When the Miami Marlins acquired Dan Haren, it was with the express knowledge that he may choose retirement over moving temporarily to Miami. Haren had previously expressed the sentiment that he would prefer to stay on the west coast and play for either the Los Angeles Dodgers, Los Angeles Angels. or San Diego Padres, and that he would retire if he were not afforded that option. Miami still took him and the Dodgers' $10 million in salary relief anyway. At the time, it seemed not unreasonable, as the Fish could flip Haren and keep the $10 million in savings anyway, likely to be invested elsewhere.
However, that was when the Marlins were flush with starting pitchers. They still will be flush with Major League-quality arms once Jose Fernandez returns from injury, but that will be in midseason around July. Until then though, the Marlins will have to turn to some replacement-level arms to assist in the fifth starter spot if they are forced to trade Haren or if he chooses retirement.
Haren has not been a great pitcher over the last three years. Since a dominant six-win campaign with the Angels in 2011, he has posted an ERA of 4.33 and a FIP of 4.14 over the past three years, but he has also made more than 30 starts in each of those seasons. His worst year was last season, but even that campaign was worth around one win over the course of the enitre year. FanGraphs has him worth 4.2 wins in three seasons, while Baseball Prospectus has him at 3.8 wins. Steamer has a good projection for him next year, with an ERA actually less than 4.00 moving to Marlins Park and a total of 1.6 wins in 160-plus innings.
While this may not be exactly accurate, it would not surprise me to see Haren succeed in Miami. His issues in the last three years have all been associated with the home run, as he has allowed a staggering 83 homers since 2012. That number is the second-most number of homers out of any qualified big-leaguer since 2012, behind only R.A. Dickey. But Haren's other numbers actually remain fantastic. Last season, he posted his lowest strikeout rate at 18.7 percent and still had low walk rates at 4.8 percent. Since 2012, Haren's strikeout rate minus walk rate is 31st in the league. Those underlying peripherals are still good, but his problem with allowing too many homers is plaguing his game.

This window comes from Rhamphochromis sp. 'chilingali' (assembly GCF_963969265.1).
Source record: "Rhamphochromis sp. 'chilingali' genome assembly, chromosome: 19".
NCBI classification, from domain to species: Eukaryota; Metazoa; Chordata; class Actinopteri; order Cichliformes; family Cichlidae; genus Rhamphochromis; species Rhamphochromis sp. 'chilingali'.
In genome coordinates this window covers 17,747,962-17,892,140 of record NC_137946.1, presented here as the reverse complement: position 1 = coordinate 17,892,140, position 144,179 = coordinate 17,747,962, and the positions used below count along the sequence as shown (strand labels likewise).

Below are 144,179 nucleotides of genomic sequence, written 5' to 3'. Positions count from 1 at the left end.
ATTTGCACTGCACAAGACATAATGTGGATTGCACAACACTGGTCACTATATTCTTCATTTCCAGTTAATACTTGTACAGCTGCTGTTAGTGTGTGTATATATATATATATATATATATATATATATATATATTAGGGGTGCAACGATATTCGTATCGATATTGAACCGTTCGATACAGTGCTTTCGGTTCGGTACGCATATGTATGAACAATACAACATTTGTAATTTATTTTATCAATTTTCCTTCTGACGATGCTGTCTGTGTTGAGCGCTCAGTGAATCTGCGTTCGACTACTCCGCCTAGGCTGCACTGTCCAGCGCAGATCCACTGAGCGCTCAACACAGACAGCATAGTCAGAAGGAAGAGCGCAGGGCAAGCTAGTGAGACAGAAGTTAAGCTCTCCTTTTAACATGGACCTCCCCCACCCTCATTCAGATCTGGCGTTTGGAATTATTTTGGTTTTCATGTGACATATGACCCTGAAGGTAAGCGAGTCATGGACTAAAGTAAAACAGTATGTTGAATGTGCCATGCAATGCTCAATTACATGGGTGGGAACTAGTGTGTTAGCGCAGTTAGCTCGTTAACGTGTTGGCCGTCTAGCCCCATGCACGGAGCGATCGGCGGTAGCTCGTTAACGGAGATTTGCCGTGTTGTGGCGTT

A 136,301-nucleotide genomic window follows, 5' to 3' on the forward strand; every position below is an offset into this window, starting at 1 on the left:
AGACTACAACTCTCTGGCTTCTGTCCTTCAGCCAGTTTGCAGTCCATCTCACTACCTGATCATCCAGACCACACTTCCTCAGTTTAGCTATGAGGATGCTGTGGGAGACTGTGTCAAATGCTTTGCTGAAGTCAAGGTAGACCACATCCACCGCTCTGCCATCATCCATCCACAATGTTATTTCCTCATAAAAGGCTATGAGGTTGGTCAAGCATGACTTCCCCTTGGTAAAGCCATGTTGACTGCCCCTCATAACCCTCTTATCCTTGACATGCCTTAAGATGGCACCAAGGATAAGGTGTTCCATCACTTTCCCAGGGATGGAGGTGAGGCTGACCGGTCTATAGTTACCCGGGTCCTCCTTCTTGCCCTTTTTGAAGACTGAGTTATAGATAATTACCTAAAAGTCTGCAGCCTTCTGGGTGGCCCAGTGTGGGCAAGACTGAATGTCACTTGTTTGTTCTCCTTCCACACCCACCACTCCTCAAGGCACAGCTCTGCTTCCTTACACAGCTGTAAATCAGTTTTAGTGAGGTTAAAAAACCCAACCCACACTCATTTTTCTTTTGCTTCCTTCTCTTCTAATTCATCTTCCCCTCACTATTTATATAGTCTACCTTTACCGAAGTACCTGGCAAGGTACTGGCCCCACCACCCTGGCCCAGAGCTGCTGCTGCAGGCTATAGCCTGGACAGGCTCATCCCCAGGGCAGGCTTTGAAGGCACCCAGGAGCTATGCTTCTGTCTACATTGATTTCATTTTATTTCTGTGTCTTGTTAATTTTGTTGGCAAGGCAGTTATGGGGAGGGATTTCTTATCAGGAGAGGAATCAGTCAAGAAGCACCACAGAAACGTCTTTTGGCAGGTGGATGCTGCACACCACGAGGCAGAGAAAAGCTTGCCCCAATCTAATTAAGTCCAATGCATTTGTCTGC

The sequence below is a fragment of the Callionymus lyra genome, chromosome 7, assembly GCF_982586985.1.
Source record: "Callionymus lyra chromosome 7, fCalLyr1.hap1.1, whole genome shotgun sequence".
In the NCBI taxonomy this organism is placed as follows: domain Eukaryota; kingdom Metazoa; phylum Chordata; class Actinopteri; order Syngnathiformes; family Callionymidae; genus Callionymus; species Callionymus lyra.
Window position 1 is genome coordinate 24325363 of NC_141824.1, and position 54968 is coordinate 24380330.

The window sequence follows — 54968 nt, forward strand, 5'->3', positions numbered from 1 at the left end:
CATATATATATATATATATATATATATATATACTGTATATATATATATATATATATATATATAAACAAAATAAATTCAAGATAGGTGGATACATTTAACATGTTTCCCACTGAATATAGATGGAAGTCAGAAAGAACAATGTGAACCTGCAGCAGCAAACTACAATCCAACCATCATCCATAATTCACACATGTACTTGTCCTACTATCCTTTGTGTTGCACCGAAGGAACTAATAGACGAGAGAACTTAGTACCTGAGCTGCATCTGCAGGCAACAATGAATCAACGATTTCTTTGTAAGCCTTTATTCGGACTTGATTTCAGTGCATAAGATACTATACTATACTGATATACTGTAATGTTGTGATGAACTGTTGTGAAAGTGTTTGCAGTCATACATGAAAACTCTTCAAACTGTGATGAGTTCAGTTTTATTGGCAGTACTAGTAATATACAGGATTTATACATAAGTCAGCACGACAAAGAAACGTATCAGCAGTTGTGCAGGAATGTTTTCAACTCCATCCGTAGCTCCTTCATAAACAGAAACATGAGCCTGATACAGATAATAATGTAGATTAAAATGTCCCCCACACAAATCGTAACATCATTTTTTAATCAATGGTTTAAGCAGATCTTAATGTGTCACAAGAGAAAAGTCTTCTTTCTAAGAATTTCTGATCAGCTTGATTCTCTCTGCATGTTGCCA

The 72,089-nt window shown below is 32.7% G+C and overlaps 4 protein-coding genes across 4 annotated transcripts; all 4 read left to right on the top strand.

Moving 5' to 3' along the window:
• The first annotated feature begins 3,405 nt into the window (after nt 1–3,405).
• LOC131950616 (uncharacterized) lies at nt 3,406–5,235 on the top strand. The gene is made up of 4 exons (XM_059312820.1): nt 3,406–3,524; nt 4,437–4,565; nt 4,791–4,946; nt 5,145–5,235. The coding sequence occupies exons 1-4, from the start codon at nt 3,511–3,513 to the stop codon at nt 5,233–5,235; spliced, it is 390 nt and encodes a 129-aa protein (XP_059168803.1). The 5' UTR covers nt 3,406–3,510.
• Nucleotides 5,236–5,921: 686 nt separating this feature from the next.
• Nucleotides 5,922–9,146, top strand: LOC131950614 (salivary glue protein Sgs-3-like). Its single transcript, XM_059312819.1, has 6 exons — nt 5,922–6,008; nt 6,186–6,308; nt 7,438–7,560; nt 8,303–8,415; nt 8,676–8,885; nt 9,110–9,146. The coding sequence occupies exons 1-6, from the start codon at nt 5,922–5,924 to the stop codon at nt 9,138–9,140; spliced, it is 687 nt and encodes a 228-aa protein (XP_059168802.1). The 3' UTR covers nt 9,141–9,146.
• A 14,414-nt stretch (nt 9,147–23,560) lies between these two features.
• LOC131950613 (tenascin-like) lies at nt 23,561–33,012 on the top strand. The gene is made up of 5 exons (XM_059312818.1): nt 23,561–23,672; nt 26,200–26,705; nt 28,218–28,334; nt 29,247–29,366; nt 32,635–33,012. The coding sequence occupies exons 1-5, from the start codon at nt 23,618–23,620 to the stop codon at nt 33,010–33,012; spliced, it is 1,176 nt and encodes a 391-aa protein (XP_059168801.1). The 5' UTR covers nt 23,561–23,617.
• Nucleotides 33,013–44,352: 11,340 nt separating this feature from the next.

Even if all of those things persist for most of next season, Haren should still be an acceptable player. But if his home run rate drops moving into the cavernous outfield of Marlins Park, the Fish may have a nice trade target for midseason or even a competent fifth starter to replace an incumbent guy once Fernandez gets back. Because Haren's downfall has a lot more to do with home runs than his other base skills, Miami has some surprising upside in keeping Haren around if he is willing to pitch.
If Haren is not willing to come to Miami, though, then the Marlins will find some issues instead. On the one hand, the team will either get nothing but money in return for Haren or may face a situation of getting very little in trade value back. According to some sources, Miami may consider one of the Padres' cadre of outfielders, While picking up Will Venable may not be a terrible idea for a fourth outfielder (Miami currently has no one who can play center field on the bench), that player would not have nearly the effect that Haren could produce out of the fifth spot and potentially for an entire season. There is no guarantee the Marlins' triplet of amazing young outfielders can stay healthy all year, but the suspicion is that the backup outfielder may only long 200 plate appearances as a whole.
As for the team's replacements, Miami will have to turn to David Phelps, Aaron Crow, or Brad Hand for that final spot. Hand has already shown himself to be mediocre; he owns a career 4.42 ERA and 4.76 FIP, both of which are greater than 15 percent worse than the league average. Crow is coming off of his worst season as a reliever and may be converted to a starter despite having not started since 2010 in the minors. Phelps figures to be the most effective of the three, with a career ERA and FIP of just around four percent worse than league average. He may be the eventual choice at fifth starter, but all three choices would be inferior to Haren. It is likely that, within half a season, Haren would be at least half a win to a win better than these guys, depending on what you see in terms of upside in his game.
This is a small impact in half a season. It is possible Phelps would come closest to providing similar numbers. But for a Marlins team that fancies itself close to contention this year, every small advantage counts. The club probably gained a small number of wins this year in trading Nathan Eovaldi for Martin Prado, but if Haren does not want to stay, the Fish may give back that advantage.
What is the solution? There are no mid-tier starters left in the free agent market, as the only remaining names are low-impact non-upgrades, one injury-upside guy (Chad Billingsley, who essentially hasn't pitched in two years), and the top two remaining starters in James Shields and Max Scherzer. The Marlins could remove Haren from their roster while keeping the Dodgers' money and attempt to pursue Shields, but he may be out of the team's price range at this point. Outside of that, there are no real strong upgrades to solve the Haren half-win problem. It may just be something Miami has to live with.